Here, my brethren, is a foundation which looks permanent: The fixed, eternal purposes of the great Jehovah. These cannot be shaken by all the opposition of carnal reason. They still remain as immovable as mountains of brass. What foundation besides this have we to build a hope upon, that ever another sinner will be converted? Can it be on any thing in the heart of depraved man? Certainly it cannot. Both reason and Scripture forbid such a conclusion. If we cherish at all the pleasing hope, of the future enlargement of Christ’s kingdom, it must rest entirely on this consideration, that God has said, “I will work, and who shall let it?” But does God carry on this work of His Spirit in the hearts of men without any previous design? Without any plan? Changing and accommodating His purposes so as to meet the exigency of things? Can any thing take place to produce such a change which was not known before? And could any thing be foreknown, even to God himself, which was not previously certain? To answer these questions, we need only to attend to the voice of truth, which saith, “I am God, and there is none like me. Declaring the end from the beginning, and from ancient times the things are not yet done, saying, My counsel shall stand, and I will do all my pleasure” (Isaiah 46:9-10).
What majesty and glory shine in such language as this! How calculated to raise adoring sentiments in the mind of the humble Christian! On this high ground faith takes her stand, and casts her eye over the wide range of distant ages, and sees the accomplishment of all that God has promised. Without this, there can be no certainty that either the predictions or promises will ever be fulfilled. It is difficult to conceive how any future event could be predicted, unless the divine purpose stood security for its accomplishment. In short, give up this, and all will be plunged in uncertainty. All must then depend on the volitions of depraved man, which are ever changing. But, blessed by God, this is not the case. All is safe in the hands of our exalted Redeemer, through “whom we have obtained an inheritance, being predestinated according to the purpose of him who worketh all things according to the counsel of his own will” (Ephesians 1:11).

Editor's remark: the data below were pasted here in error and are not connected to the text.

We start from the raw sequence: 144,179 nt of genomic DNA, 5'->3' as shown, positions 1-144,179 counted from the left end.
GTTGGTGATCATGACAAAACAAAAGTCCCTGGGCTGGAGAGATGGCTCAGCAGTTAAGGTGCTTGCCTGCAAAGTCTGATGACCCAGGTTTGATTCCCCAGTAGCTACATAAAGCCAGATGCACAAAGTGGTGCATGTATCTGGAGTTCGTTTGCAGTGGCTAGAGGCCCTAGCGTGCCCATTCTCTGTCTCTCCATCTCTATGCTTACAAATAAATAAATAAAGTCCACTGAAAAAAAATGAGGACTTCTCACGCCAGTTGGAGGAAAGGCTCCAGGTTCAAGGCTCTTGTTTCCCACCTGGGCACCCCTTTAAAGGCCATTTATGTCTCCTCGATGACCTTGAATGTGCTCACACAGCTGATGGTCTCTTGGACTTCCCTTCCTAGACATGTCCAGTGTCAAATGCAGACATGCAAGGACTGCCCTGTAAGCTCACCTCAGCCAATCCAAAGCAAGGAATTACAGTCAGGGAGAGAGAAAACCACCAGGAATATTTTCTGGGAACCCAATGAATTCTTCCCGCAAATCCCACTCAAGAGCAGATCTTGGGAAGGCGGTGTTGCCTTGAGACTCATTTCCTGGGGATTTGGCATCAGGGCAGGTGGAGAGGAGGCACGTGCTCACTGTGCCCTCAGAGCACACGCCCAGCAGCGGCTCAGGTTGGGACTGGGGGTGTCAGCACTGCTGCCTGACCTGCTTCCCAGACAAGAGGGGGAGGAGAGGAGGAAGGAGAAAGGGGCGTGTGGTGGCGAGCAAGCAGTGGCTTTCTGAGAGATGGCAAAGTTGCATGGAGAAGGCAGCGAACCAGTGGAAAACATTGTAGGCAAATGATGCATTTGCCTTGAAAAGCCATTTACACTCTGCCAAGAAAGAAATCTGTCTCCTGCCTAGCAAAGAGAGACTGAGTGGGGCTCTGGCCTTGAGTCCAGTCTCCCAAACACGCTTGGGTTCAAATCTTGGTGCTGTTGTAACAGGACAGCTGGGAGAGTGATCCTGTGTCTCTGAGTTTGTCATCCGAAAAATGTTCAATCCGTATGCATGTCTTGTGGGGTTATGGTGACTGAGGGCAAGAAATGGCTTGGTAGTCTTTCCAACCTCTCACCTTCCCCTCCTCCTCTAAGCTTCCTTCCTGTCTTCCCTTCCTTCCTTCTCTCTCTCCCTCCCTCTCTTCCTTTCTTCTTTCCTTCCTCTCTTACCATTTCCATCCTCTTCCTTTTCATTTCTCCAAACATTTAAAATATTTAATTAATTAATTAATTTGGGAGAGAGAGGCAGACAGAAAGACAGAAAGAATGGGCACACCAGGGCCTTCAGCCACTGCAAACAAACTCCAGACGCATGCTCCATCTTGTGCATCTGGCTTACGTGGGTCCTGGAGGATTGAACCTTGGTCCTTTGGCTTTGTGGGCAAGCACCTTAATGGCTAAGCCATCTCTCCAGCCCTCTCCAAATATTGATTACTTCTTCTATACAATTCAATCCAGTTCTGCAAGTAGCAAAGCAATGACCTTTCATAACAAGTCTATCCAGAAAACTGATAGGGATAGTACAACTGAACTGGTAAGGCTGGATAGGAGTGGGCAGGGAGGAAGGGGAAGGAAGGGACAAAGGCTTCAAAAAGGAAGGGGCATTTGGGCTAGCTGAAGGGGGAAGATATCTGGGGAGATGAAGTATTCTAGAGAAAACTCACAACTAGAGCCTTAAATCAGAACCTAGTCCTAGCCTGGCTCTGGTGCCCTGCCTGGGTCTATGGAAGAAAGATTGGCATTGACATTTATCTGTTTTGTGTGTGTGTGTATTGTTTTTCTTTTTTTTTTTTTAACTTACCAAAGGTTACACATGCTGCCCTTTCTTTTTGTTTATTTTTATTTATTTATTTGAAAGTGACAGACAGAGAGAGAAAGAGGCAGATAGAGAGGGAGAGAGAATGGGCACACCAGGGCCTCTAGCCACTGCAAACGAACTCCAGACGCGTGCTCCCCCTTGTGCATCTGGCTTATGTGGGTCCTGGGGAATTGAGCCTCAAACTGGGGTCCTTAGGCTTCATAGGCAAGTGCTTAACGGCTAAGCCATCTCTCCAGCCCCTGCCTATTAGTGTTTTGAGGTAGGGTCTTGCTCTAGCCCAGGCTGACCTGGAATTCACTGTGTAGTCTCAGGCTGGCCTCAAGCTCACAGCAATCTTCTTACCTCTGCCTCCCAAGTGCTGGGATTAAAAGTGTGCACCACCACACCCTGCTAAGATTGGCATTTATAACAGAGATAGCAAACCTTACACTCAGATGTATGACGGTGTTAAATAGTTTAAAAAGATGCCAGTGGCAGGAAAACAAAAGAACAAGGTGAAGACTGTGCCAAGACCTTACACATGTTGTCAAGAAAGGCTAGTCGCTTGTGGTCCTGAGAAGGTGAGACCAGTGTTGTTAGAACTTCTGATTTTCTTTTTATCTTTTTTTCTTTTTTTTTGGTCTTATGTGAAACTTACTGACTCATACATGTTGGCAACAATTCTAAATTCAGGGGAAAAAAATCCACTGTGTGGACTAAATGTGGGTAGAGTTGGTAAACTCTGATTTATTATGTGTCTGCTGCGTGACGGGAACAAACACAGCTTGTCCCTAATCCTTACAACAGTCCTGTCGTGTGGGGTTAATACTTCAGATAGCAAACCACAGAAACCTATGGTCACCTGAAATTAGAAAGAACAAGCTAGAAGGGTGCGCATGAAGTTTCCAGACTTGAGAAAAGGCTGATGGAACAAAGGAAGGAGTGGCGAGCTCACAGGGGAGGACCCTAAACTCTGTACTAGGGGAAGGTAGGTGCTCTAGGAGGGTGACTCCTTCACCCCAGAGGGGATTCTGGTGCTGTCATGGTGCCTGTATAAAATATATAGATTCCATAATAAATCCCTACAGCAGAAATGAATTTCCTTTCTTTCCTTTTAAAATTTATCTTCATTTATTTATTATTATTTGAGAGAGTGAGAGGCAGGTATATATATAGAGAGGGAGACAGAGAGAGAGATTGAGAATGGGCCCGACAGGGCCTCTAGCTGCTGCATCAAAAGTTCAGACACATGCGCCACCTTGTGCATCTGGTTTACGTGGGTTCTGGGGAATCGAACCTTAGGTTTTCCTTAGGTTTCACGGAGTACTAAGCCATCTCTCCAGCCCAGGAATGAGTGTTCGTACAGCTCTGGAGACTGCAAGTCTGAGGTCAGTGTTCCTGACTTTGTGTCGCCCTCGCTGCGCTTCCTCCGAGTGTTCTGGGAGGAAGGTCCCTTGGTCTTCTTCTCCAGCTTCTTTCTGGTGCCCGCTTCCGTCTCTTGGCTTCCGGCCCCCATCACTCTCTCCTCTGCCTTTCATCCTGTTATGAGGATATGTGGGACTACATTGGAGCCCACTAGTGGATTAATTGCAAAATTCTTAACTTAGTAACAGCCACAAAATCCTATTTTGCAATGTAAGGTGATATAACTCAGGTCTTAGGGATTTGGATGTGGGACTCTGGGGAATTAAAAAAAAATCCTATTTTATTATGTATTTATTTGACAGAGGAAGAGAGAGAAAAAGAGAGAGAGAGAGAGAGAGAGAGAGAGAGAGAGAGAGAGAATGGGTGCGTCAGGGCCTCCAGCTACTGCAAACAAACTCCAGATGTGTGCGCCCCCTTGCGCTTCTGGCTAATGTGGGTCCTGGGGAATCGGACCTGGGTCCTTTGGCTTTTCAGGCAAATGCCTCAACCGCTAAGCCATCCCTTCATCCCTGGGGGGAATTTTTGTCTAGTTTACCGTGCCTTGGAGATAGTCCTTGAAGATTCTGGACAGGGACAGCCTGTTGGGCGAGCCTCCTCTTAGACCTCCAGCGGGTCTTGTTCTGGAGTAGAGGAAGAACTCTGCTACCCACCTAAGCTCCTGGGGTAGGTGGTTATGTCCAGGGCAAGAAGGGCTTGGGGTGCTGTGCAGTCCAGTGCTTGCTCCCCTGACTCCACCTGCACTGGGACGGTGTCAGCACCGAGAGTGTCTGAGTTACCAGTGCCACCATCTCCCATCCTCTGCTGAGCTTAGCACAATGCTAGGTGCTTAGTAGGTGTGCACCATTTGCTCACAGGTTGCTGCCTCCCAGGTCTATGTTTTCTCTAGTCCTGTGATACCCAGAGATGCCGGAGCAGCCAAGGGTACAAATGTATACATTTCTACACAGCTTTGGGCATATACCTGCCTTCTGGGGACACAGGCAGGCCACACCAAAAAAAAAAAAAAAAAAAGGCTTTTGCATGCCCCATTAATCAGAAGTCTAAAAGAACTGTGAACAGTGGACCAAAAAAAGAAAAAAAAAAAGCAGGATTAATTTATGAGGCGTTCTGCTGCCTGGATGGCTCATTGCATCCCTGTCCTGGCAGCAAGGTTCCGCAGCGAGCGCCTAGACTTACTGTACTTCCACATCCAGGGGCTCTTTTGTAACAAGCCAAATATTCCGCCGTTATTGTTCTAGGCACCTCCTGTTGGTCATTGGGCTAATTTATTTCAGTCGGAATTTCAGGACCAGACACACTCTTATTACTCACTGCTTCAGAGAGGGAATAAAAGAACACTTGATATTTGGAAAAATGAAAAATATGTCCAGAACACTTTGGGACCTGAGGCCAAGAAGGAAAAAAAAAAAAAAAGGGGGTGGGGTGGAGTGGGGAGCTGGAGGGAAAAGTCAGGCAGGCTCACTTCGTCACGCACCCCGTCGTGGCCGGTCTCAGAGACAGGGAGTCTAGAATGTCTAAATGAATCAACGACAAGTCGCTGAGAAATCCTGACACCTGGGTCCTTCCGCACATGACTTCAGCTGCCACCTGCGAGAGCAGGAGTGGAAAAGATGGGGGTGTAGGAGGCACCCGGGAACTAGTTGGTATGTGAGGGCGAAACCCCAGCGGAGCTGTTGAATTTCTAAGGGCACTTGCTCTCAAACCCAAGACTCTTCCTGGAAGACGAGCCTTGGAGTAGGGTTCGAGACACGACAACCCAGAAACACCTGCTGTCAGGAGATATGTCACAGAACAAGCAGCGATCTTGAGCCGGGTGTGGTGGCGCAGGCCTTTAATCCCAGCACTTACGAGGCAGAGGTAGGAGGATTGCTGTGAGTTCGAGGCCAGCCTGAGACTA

Thus, brethren, you see that your calling springs from the everlasting love of God, and rests wholly upon His immutable purpose. In whatever way this change has been effected, or whatever means have been employed, you will be constrained to acknowledge that it is all of grace. Whether your minds have been gradually impressed with a sense of your lost condition, or whether you have been suddenly arrested and turned about; if in either case you have been brought to embrace the Lord Jesus Christ, you may rest assured that you have been “called according to his purpose.”
From the unusually solemn attention which I have observed while discussing this important subject, I cannot but hope the arguments have made a due impression on your minds; and that every believer will see, that his safety rests not upon any thing in himself, but upon the eternal unchangeable purpose of God. Who, my brethren, that contemplates this amazing plan of grace, can forbear exclaiming with the apostle, O the height, the depth, the length and breadth of the love of God! It is high as Heaven; it reaches to earth; it began in eternity; it extends to eternity! But I proceed,
II. To show, that all who are thus called do really love God.
There are many Christians who often doubt whether they have been savingly called, and consequently doubt whether they ever loved God aright. With a view to determine this point satisfactory, we will briefly explain what is meant by loving God, and then produce some of the evidences which prove the existence of such a temper.
To love God in the sense of our text, is to feel and exercise a temper of heart, corresponding in some good degree to the requirements of the divine law. That law which requires us to love God with all the heart, soul, mind and strength, is a transcript or exhibition of the moral perfections of God. It is the same under every dispensation. It claims our obedience from the immediate relation we stand in to Him as our Lord and Lawgiver. Our obligations are founded in the nature and fitness of things, and can never cease, so long as God continues worthy of esteem, and we have capacities to love an amiable object.
This heavenly temper can never exist in any proper degree, but where the undivided affections of the heart are supremely placed on God, no rival can be admitted. And however strong our affections may appear for some endeared created object, they will all be subordinated to this, when the heart is rightly exercised.
Do any of you, my Christian friends, begin to suspect yourselves, whether you are the subjects of this holy temper? We will now place before you some of the evidences by which you may try yourselves.
1. This love embraces with delightful complacency the whole of the Divine Character. This distinguishes it from a false or spurious affection, which generally fixes on some single attribute, such as mercy, or goodness; but is wholly unreconciled to justice and holiness. True love rejoices in God because He is God; because He is just such a being as He is. His law and government appear perfectly right. This pious heart often expresses the language of David, “O how love I thy law” (Psalm 119:97). The innumerable objects which surround the believer, each bearing some mark of the Divinity, serve as so many conductors to lead his thoughts up to God. His soul sweetly rests in the divine favor, and exclaims with holy ardor, “Whom have I in heaven but thee, and there is none on earth that I desire besides thee.